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If someone had told me ten years ago that celebrating Christmas at home with four kids (aged ~6, 3.5, 3.5, and 0.25) and four houseguests from my family, plus occasional visits from six or seven other family members--all in a three bedroom house--would be one of the most relaxing and enjoyable experiences of my recent past, I think that 2000 Me probably would have concluded that either 2010 Me was going to be nuts or that some really bad stuff would happen to 2010 Me not long beforehand.

Fortunately, 2000 Me's conclusion would have been entirely incorrect (well, the 'nuts' part is debatable, but it always has been).

Some highlights:

* Sleep. My parents were happy to look after, and feed, the three older kids when they decided to get up at 7 AM and wander downstairs to where my parents were sleeping. I got to sleep in until after 10 most days, which was especially helpful considering that Megan and I took turns being quite sick (me mostly at the beginning, her mostly at the end) and Liam was varying degrees of sick most of the time, which meant he woke (us) up more during the night, so not having to get up early (and being able to go to bed late) was really nice.

More generally, this is the first time that I've had an opportunity to watch the multiple-adults-raising-children thing from the inside, as it were. My parents don't always do things the way that we would, but that's not always a bad thing, either; at worst it's given us an alternate perspective, and they respected our overrides when we made them. And it's nice to be able to distribute the parenting load a bit.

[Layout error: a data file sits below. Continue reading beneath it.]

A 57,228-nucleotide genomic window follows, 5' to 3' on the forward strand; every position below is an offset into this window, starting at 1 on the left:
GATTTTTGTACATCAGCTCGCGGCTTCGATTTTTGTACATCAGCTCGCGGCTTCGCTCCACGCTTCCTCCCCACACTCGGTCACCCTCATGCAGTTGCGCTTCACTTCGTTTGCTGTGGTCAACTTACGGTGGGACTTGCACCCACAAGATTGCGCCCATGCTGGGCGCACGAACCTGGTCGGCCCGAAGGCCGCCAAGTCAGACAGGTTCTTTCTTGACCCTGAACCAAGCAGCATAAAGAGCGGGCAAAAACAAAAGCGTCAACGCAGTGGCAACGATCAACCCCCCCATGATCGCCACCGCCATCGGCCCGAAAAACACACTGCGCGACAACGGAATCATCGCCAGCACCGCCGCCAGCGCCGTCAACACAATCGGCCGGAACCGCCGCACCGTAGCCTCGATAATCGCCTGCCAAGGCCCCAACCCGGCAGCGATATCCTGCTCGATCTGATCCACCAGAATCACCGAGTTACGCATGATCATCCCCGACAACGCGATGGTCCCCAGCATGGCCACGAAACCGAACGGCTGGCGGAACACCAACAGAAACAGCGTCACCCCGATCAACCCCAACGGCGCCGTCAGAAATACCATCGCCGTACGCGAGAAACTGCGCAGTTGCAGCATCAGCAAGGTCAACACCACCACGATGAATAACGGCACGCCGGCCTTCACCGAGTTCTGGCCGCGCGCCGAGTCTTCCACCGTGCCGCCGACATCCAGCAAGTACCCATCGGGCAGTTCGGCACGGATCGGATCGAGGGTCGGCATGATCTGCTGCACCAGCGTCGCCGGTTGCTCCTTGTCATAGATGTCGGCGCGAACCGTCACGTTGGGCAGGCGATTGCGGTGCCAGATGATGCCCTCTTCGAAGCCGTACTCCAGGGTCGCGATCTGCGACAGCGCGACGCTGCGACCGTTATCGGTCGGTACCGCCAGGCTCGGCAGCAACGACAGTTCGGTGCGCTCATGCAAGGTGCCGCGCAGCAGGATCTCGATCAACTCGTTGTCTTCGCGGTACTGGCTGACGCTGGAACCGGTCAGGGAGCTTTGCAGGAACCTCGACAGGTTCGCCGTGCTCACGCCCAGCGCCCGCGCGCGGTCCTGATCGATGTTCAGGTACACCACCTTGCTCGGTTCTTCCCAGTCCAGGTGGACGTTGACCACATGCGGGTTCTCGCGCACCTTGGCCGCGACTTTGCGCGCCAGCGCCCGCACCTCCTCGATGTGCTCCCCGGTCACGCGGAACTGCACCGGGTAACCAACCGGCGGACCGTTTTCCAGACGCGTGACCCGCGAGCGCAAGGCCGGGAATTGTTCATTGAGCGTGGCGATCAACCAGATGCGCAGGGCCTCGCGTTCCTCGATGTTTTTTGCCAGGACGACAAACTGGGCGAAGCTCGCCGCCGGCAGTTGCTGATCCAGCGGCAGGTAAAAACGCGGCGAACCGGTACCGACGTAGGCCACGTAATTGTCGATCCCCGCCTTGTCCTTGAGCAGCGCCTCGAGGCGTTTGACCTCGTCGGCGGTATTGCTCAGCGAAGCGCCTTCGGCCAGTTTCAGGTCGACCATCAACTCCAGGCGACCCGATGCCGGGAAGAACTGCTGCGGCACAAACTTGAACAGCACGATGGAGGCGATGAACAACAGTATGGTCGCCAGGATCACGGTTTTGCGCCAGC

* I got a chance to have some real conversations with my younger sister. (She was adopted by my parents after I'd moved out, so we've never lived in the same house, and some of our previous interactions have been kind of rocky, so it was good to get a chance to reset things a bit.)

* My brother and I got in a few games of Starcraft 2. This gave us an opportunity to demonstrate that neither of us is capable of taking on a medium-difficulty AI player without assistance (we always play cooperatively rather than against each other), but we had fun.

* My family in general has a highly developed sense (if that is the word) of silliness. This will be made apparent in the photos once I post them. :)

* We took the opportunity to go see Tangled. As Megan put it, it actually made the story of Rapunzel make more sense than the usual variants. It wasn't much more than 'OK' in terms of characters or character development, but it did paint an interesting portrait of a dysfunctional mother/daughter relationship*, and some of the cinematography was really beautiful. (We saw it in 3D, which was mostly neutral but was used to great effect in a couple of cases.)

*which the twins found disturbing enough to want to leave; fortunately I was able to talk them out of it.